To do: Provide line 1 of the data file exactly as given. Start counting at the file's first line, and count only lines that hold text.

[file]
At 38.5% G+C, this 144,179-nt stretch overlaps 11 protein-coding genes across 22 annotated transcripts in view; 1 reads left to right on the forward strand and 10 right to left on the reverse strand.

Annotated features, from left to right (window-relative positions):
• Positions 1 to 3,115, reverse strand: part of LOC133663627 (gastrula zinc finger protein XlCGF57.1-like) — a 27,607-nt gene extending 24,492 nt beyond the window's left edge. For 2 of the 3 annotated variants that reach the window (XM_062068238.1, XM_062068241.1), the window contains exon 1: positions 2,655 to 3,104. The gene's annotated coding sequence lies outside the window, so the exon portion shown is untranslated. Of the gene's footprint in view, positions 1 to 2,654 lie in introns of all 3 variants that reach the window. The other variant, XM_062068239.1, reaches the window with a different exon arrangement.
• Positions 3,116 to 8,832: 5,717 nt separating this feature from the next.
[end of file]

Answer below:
At 38.5% G+C, this 144,179-nt stretch overlaps 11 protein-coding genes across 22 annotated transcripts in view; 1 reads left to right on the forward strand and 10 right to left on the reverse strand.